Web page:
Contemplative Prayer

While rote methods, as those employed in mystical “contemplative prayer,” have gained foothold in many Christian circles, these nevertheless miss the mark. For example, some EC members engage in contemplative forms of prayer. To achieve a so-called “cloud of unknowing,” where God’s presence is thought to be waiting, those who ponder aright are instructed to “shut down” and “turn off” while whispering some supposedly sacred word.

Truth be told: Being still before God in its truest sense is taking time to relax, ponder God’s goodness, reflect upon His Word and acknowledge Him at work. In doing so, there is no need for altering one’s consciousness because, by its very nature, waiting on God is decidedly cognitive.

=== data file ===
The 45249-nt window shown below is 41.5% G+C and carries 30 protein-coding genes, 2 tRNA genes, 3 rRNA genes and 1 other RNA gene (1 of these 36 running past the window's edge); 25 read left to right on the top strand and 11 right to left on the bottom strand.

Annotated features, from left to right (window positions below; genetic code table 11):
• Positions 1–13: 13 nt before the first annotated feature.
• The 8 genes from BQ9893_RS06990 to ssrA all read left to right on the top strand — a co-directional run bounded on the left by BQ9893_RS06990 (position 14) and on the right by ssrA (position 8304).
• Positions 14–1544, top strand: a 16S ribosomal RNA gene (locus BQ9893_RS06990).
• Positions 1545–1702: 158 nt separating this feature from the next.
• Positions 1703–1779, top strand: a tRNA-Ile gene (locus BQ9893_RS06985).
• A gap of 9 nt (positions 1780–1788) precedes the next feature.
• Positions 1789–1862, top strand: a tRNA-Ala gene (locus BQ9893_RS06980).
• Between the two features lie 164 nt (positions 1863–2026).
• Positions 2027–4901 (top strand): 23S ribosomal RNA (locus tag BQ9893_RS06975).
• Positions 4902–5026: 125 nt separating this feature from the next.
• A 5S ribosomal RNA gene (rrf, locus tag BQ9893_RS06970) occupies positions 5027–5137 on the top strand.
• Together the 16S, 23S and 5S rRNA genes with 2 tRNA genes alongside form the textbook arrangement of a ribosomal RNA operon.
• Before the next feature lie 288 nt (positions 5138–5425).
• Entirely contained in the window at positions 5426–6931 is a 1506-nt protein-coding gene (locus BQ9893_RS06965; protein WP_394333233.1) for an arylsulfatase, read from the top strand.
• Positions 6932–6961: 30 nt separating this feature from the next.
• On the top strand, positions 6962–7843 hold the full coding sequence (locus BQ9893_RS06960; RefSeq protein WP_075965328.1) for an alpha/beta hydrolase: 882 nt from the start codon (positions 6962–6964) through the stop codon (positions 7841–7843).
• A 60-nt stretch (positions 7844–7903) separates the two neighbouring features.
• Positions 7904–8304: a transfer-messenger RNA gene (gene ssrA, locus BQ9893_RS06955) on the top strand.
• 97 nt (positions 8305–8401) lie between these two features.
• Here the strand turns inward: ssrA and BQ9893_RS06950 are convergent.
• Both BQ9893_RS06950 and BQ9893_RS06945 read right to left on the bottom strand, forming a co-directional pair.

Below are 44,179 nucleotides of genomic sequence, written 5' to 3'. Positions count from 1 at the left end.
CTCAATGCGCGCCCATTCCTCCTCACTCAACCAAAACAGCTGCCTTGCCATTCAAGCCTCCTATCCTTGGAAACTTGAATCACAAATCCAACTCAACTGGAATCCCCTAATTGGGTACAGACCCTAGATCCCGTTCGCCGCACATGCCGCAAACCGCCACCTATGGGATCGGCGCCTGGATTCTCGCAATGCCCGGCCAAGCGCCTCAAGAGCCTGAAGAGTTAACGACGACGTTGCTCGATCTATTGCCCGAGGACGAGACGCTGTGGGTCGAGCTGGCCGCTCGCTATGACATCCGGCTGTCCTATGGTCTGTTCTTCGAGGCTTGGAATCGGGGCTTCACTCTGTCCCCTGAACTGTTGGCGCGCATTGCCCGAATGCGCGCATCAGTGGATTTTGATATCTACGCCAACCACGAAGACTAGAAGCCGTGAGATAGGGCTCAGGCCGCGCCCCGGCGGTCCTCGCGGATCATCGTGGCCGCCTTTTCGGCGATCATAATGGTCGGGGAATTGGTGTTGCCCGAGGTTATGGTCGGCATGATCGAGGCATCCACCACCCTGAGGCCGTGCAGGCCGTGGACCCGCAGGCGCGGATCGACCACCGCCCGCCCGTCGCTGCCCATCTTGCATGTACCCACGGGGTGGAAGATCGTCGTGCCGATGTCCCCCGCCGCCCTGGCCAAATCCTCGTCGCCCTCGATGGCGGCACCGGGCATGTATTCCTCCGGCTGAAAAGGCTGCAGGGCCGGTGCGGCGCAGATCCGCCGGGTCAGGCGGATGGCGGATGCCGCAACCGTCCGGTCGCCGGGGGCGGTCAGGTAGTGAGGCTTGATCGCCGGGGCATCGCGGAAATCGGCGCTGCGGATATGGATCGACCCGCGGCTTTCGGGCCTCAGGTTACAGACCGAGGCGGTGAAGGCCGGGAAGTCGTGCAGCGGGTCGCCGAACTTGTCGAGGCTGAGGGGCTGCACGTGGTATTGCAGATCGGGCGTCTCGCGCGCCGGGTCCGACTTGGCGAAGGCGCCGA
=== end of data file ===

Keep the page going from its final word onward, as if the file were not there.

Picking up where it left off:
Holistic Ancient-Future Church

For EC members, holistic involvement takes diverse forms of social activism in performing acts of kindness—i.e., "missional living." This key social drive in the West sometimes cloaks old lies in the garment of new spirituality.

The Emerging Church relates to what they identify as the 21st century culture of mysticism; consequently, postmodern spirituality becomes but a new form of ancient mysticism. To reflect the local community's tastes, the church embraces eclectic expressions of spirituality. For these reasons, the Emerging Church is sometimes called the "Ancient-Future" church.

Eco-theology Connection

The church’s passion for justice is expressed in critiquing systemic and coercive power structures while, at the same time, working for environmental causes. While it’s biblical for good stewards to tend, keep and subdue the earth for life’s necessities, the error of eco-theology, as promoted by the Green movement in America’s churches, isn’t. Falling prey to a guilt-driven global movement that demands action even in the face of scientific uncertainty is certain to sidetrack those within the Emerging Church who advocate the deconstruction of modern Christian dogma.